How to Teach Your Baby to Sleep Through the Night
Moms almost always have bags under our eyes. That’s just the way it is. But in the first few days of our newborn’s life, these bags get even heavier. Dad has them too. What we want most of all is for our baby to sleep for eight hours so that we, too, can get some rest.
The truth is, we have to be patient, especially for the first three months.
What can we hope for?
Don’t give up, it will get better with time. Here we will explain what will happen to your baby’s sleep pattern, and how we can help babies sleep longer.
What can we do to help babies sleep through the night? Reading this question, you might expect to find some magical, failsafe formula. But, as you will already know, with human beings there is no such thing.
However, there are a few techniques that you can put into practice. Try them out and see which work best for you. One thing that is key is establishing a routine.
Babies already know how to sleep, they just have a different sleep pattern than adults. As explained in the book Sleep Without Tears, by Rosa Jove, studies have proven that in the womb, by the third trimester of pregnancy, the fetus displays periods of movement followed by phases of inactivity. These are very similar to the sleep pattern of a newborn.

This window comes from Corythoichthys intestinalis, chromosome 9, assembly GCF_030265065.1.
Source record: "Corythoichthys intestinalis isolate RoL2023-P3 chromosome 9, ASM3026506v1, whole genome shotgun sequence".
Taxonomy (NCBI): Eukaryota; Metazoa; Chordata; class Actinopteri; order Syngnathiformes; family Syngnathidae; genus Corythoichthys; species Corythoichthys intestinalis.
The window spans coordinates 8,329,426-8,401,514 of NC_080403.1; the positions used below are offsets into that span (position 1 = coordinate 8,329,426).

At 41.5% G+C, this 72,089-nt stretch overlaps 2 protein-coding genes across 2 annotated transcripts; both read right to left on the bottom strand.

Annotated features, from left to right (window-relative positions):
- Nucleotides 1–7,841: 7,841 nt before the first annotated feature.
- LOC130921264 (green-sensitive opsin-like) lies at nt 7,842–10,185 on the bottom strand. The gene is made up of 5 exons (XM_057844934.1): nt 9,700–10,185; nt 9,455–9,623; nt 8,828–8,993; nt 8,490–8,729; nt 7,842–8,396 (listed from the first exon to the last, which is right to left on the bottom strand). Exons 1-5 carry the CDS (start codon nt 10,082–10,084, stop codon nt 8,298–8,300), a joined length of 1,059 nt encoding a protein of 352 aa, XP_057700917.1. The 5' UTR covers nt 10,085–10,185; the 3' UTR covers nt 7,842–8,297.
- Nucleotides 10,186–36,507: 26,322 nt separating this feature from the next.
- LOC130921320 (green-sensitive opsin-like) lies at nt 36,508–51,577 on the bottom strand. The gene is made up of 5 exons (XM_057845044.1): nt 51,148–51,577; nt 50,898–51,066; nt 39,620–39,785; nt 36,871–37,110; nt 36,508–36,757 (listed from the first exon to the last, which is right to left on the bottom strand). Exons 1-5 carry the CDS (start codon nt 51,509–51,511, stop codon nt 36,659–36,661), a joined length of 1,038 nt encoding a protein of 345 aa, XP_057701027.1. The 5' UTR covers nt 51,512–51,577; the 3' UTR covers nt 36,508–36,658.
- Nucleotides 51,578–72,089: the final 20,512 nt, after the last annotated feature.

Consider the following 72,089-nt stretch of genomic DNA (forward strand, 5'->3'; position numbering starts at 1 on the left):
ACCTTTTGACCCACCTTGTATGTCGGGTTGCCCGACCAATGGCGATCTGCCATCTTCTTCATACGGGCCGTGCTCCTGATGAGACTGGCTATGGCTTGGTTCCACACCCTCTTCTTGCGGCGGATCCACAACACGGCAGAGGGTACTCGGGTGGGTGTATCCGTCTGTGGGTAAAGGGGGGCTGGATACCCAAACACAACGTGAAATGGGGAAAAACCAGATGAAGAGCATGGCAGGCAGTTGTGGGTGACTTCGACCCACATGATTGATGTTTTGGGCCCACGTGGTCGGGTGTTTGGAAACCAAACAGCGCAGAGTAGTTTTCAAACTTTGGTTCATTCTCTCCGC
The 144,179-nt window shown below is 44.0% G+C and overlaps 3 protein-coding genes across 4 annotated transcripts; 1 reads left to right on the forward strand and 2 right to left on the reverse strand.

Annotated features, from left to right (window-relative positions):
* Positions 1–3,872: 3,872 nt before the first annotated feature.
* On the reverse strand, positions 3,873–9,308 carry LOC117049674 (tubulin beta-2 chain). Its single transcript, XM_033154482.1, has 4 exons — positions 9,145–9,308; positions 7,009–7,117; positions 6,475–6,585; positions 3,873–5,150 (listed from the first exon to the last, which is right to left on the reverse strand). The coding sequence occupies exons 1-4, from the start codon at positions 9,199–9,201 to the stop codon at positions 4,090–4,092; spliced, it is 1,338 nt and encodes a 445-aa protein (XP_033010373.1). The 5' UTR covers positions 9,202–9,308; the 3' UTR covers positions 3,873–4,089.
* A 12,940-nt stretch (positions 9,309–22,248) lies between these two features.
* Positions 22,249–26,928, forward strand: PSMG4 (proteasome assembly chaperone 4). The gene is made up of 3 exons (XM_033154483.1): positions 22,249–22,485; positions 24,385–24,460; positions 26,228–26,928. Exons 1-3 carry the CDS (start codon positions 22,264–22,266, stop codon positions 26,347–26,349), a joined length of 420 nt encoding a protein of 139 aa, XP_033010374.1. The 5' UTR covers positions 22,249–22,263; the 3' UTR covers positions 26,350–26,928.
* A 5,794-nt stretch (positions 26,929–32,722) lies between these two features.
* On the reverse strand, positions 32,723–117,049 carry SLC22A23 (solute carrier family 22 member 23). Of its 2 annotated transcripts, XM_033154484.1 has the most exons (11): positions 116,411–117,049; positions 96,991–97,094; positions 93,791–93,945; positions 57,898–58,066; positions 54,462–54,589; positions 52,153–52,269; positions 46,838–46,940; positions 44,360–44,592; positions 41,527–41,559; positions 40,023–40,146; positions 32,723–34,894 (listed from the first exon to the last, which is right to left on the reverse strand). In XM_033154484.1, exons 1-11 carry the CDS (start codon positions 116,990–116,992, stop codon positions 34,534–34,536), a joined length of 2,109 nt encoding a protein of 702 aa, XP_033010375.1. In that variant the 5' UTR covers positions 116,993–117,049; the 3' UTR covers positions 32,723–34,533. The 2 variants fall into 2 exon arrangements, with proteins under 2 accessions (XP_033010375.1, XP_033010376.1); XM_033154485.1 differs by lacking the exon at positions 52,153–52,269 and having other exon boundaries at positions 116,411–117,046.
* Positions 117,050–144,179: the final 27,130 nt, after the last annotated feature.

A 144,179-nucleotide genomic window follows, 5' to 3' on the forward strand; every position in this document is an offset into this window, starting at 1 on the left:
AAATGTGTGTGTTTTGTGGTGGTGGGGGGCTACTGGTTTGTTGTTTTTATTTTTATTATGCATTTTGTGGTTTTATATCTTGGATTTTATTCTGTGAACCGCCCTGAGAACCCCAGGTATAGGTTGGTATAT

From birth, the baby will gradually sleep less and less, and in a more stable pattern. They will have a long nighttime sleep and short naps after feeding.
One of the best pieces of advice is to help your baby maintain this pattern with a daily routine. This way, we can make those naps easier, and make sure bedtime is at roughly the same time each day. These are moments which allow you to get some rest.
Sleep is a progressive process, which adapts to the needs of the human being. A newborn does not sleep in the same way as a child. A child, in turn, sleeps differently to an adult, who sleeps differently to an elderly person. At different ages, we have different needs.
-Rosa Jove, Sleep Without Tears (‘Dormir sin Lagrimas’)-
The most sensible thing, for the first three months of their life, is to follow the signs that your baby gives you. For example, if they fall asleep while nursing or while you are holding them in your arms, lay them in a place where they can sleep. This might be their crib, a pram or a basket.
Some experts explain that, during early infancy, your baby can go quickly from being sleepy to alert and awake. So, if they are awake, encourage this conscious state by playing with them. This way, you will help them to distinguish between periods of wakefulness and sleep.
It is also good to help your baby to differentiate between day and night. You can do this through interaction. For example, during the day, play with your baby, talk to them or play them music. At night, try to talk in a low voice, and avoid having the lights on. This will help.
Benefits of a routine